There is a chancel screen of great interest remaining in the church [plates 248a and 248b], it is probably the earliest screen to be found in the county. The square-headed lights are divided by small shafts of rude workmanship. There are two divisions with four lights in each and a central doorway, the doors are missing. The cornice has three rows of carving and is possibly of later date than the screen as there is some of the 15th century ornament which is to be found at Hartland and other places. The original lower panels have been removed and the spaces filled in with the remains of the old bench-ends. These bench-ends were poppy-heads of very original character, these heads were cut off to make the ends fit the panels of the screen. The screen has probably been moved from its original position. The space in front of the chancel is covered with gravestones dating from 1600 to 1700. The reading desk has some old carving, and the lectern and pulpit are worthy of notice. Over the transept arches are carved oak panels with representations of the vine and the fig tree. Near the churchyard is an old «Holy Well». The circular font is ancient.
The registers date: baptisms, 1777; marriages, 1757; burials, 1778.
WEMBWORTHY. St. Michael. The church has been restored and contains little of interest; it consists of chancel, nave, north aisle, porch, and west tower with three bells. Behind the pulpit is a 13th century piscina.
An old inscription is as follows:—
In memory of Mary the wife
of Arthur Bury Gent., and
daughter of John Clotworthy
of Rashleigh Esq. who departed
this life the 15th day of July
Anno Dom 1651.
There are some fine bosses to the west of the old chancel arch. On the west wall of the tower are two stones, one inscribed "I. C. 1626" and the other "T. Parish 1840".
The registers date from 1674.
WEST ALVINGTON. All Saints. The church [plate 250] is Early Perpendicular and consists of chancel, with some remains of earlier work, nave, north and south aisles, south porch, and embattled west tower containing six bells.
The rood screen was standing complete in 1869, with the unusual feature of the pulpit being placed on the loft. The Bishop of Marlborough [1827-1918], when vicar of the parish, had the screen removed, and all that is now left is the south parclose and some remains of the old screen in the north and south aisles. The character of the parclose screen is rather unusual, the tracery containing small flamboyant wheels.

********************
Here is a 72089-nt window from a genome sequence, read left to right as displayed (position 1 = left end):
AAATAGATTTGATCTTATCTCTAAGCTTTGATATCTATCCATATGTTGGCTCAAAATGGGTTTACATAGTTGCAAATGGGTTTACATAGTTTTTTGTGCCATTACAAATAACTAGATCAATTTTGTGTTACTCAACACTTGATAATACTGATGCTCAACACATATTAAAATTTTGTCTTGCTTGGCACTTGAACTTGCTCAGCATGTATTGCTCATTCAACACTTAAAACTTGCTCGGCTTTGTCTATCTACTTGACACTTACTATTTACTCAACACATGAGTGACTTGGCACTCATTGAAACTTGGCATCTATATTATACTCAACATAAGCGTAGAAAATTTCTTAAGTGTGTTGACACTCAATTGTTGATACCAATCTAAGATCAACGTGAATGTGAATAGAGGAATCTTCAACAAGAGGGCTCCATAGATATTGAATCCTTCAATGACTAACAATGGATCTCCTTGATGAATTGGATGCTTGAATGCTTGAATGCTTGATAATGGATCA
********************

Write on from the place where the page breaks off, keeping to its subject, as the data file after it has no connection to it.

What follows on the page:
The registers date from 1558.
WHIMPLE. St. Mary. The church, which consists of chancel, nave, north and south aisles, south porch, and west tower with six bells, does not call for much remark, as, with the exception of the tower, it was rebuilt in 1845.
Though the building is not of much interest, it contains, preserved in the tower, a small portion of the ancient rood screen, consisting of 8 of the painted panels on which are the following saints:— (1) a king crowned, with orb and sceptre, with a white hart chained at his feet, Henry VI [r. 1422-61 & 1470-71]; (2) female saint with scythe in right hand, head in left, St. Sidwell; (3) pilgrim with staff and wallet attended by a dog, sword on thigh, St. Roch; (4) saint holding tower in right hand and crucifix in left, St. Barbara; (5) saint bound and pierced by 17 arrows, St. Sebastian; (6) saint in bishop's dress holding an anchor, St. Clement; (7) saint carrying a lamb, St. John the Baptist; (8) female saint with pincers in her hand grasping a tooth, St. Apollonia. In the description, hung up in the church, No. 4 is given as St. Philip, and No. 7 as St. Agnes, but the tower is the emblem of St. Barbara, and No. 7 is certainly a male figure, as traces can be seen of a beard.
The registers date from 1653.
WHITCHURCH. St. Andrew. The church is Perpendicular, and consists of chancel, nave, north aisle, south transept, south porch, and embattled west tower containing six bells.
In the chancel there is an old monument to the Moringe family dated 1617, and a piscina; there is also a piscina in the transept.
When the old rood screen was removed from Moretonhampstead Church, part of it was brought here and erected in the north aisle [plate 252]. It is of good Perpendicular character, the groining is gone, but the spandrels spaces are filled with carving. The new screen in Moretonhampstead Church is said to be a faithful reproduction of this screen.
The registers date: baptisms, 1560; marriages, 1559; burials, 1562.
Uffculme: Rood Screen
Ugborough: South Parclose Screen
Ugborough: Paintings on Panels of Screen
Upton Helion: Interior
Upton Helion: Periham Monument
Upton Pyne: West Tower
Upton Pyne: Larder Monument
Washfield: Rood Screen
Washfield: Royal Arms on Screen
Welcombe: Rood Screen, 1
Welcombe: Rood Screen, 2
West Alvington: Interior
Whitchurch: North Aisle Screen
«Some Old Devon Churches»:
[Dr. R. Peters: email@example.com]